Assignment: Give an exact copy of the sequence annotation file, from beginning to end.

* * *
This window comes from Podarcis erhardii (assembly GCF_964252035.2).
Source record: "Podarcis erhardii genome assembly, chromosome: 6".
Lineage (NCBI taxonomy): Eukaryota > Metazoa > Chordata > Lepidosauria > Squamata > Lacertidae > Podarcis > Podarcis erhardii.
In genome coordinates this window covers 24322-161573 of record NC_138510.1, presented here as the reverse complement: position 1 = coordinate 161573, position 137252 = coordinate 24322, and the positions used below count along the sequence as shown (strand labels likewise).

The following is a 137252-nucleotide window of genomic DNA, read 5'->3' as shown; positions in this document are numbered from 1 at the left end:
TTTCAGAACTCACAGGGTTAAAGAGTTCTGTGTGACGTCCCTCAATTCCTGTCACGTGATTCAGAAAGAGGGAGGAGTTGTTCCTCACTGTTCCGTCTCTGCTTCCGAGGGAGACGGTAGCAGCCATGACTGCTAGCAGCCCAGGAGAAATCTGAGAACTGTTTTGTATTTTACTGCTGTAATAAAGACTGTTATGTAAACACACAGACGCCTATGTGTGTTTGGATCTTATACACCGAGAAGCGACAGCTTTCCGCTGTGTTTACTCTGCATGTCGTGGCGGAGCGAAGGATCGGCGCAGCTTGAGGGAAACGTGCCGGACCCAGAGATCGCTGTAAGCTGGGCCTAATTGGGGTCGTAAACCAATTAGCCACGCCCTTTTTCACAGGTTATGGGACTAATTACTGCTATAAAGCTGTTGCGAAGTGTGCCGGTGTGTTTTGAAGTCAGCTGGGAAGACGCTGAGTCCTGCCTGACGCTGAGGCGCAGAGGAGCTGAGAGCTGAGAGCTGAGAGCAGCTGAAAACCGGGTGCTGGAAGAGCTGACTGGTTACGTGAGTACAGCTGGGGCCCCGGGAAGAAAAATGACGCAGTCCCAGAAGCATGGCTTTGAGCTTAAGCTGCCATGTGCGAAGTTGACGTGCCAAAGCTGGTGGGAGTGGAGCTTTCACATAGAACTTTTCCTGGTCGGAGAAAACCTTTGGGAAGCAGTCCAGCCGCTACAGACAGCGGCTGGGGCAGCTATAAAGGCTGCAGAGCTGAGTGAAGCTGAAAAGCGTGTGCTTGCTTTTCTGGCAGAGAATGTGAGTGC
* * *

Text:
This window comes from Podarcis erhardii (assembly GCF_964252035.2).
Source record: "Podarcis erhardii genome assembly, chromosome: 6".
Lineage (NCBI taxonomy): Eukaryota > Metazoa > Chordata > Lepidosauria > Squamata > Lacertidae > Podarcis > Podarcis erhardii.
In genome coordinates this window covers 24322-161573 of record NC_138510.1, presented here as the reverse complement: position 1 = coordinate 161573, position 137252 = coordinate 24322, and the positions used below count along the sequence as shown (strand labels likewise).

The following is a 137252-nucleotide window of genomic DNA, read 5'->3' as shown; positions in this document are numbered from 1 at the left end:
TTTCAGAACTCACAGGGTTAAAGAGTTCTGTGTGACGTCCCTCAATTCCTGTCACGTGATTCAGAAAGAGGGAGGAGTTGTTCCTCACTGTTCCGTCTCTGCTTCCGAGGGAGACGGTAGCAGCCATGACTGCTAGCAGCCCAGGAGAAATCTGAGAACTGTTTTGTATTTTACTGCTGTAATAAAGACTGTTATGTAAACACACAGACGCCTATGTGTGTTTGGATCTTATACACCGAGAAGCGACAGCTTTCCGCTGTGTTTACTCTGCATGTCGTGGCGGAGCGAAGGATCGGCGCAGCTTGAGGGAAACGTGCCGGACCCAGAGATCGCTGTAAGCTGGGCCTAATTGGGGTCGTAAACCAATTAGCCACGCCCTTTTTCACAGGTTATGGGACTAATTACTGCTATAAAGCTGTTGCGAAGTGTGCCGGTGTGTTTTGAAGTCAGCTGGGAAGACGCTGAGTCCTGCCTGACGCTGAGGCGCAGAGGAGCTGAGAGCTGAGAGCTGAGAGCAGCTGAAAACCGGGTGCTGGAAGAGCTGACTGGTTACGTGAGTACAGCTGGGGCCCCGGGAAGAAAAATGACGCAGTCCCAGAAGCATGGCTTTGAGCTTAAGCTGCCATGTGCGAAGTTGACGTGCCAAAGCTGGTGGGAGTGGAGCTTTCACATAGAACTTTTCCTGGTCGGAGAAAACCTTTGGGAAGCAGTCCAGCCGCTACAGACAGCGGCTGGGGCAGCTATAAAGGCTGCAGAGCTGAGTGAAGCTGAAAAGCGTGTGCTTGCTTTTCTGGCAGAGAATGTGAGTGC